The height of choosiness: Mutual mate choice for stature results in suboptimal pair formation for both sexes

Gert Stulp*, Abraham P. Buunk, Robert Kurzban, Simon Verhulst

*Corresponding author for this work

Research output: Contribution to journalArticleAcademicpeer-review

25 Citations (Scopus)
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Abstract

Mutual mate choice is prevalent in humans, where both males and females have a say in their choice of partner. How the choices made by one sex constrain the choice of the other remains poorly understood, however, because human studies have mostly limited themselves to measuring preferences. We used a sample of 5782 speed-daters making 128 104 choices to link preferences for partner height to actual choice and the formation of a match (the mutual expression of interest to meet again). We show that sexual conflict at the level of preferences is translated into choice: women were most likely to choose a speed-dater 25 cm taller than themselves, whereas men were most likely to choose women only 7 cm shorter than themselves. As a consequence, matches were most likely at an intermediate height difference (19 cm) that differed significantly from the preferred height difference of both sexes. Thus, our study reveals how mutual mate choice can result in suboptimal pair formation for both sexes, highlighting the importance of assessing the mate choice process in its entirety. (C) 2013 The Association for the Study of Animal Behaviour. Published by Elsevier Ltd. All rights reserved.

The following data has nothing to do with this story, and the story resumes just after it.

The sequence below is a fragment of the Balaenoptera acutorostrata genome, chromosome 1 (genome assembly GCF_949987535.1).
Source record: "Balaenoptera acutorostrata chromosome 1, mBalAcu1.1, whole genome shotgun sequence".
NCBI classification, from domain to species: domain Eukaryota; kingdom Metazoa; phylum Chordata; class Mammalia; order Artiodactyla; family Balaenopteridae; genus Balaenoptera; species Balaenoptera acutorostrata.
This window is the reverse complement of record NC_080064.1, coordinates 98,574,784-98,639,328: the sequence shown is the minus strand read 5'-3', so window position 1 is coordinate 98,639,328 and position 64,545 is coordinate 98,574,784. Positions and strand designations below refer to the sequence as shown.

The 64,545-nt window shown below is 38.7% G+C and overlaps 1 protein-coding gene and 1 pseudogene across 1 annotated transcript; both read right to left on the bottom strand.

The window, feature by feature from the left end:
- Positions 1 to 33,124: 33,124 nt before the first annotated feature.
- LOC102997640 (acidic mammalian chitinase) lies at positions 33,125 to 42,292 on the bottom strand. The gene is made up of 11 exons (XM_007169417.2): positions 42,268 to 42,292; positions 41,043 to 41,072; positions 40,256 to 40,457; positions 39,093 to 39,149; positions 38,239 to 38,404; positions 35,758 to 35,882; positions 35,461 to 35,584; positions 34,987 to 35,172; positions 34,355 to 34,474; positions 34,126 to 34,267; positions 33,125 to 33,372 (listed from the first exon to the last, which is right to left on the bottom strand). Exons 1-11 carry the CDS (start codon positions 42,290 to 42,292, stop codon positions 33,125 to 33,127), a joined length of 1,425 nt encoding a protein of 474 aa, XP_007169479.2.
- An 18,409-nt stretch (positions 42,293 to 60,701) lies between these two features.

Original languageEnglish
Pages (from-to)37-46
Number of pages10
JournalAnimal Behavior
Volume86
Issue number1
DOIs
Publication statusPublished - Jul-2013

Keywords

  • human
  • mutual mate choice
  • pair formation
  • sexual selection
  • speed dating
  • stature
  • EXPERIENCE-MEDIATED PLASTICITY
  • PHYSICAL ATTRACTIVENESS
  • VARIABLE PREFERENCES
  • MATING PREFERENCES
  • SEXUAL-DIMORPHISM
  • ROMANTIC PARTNER
  • HUMANS
  • COMPETITION
  • UNIVERSAL
  • SELECTION

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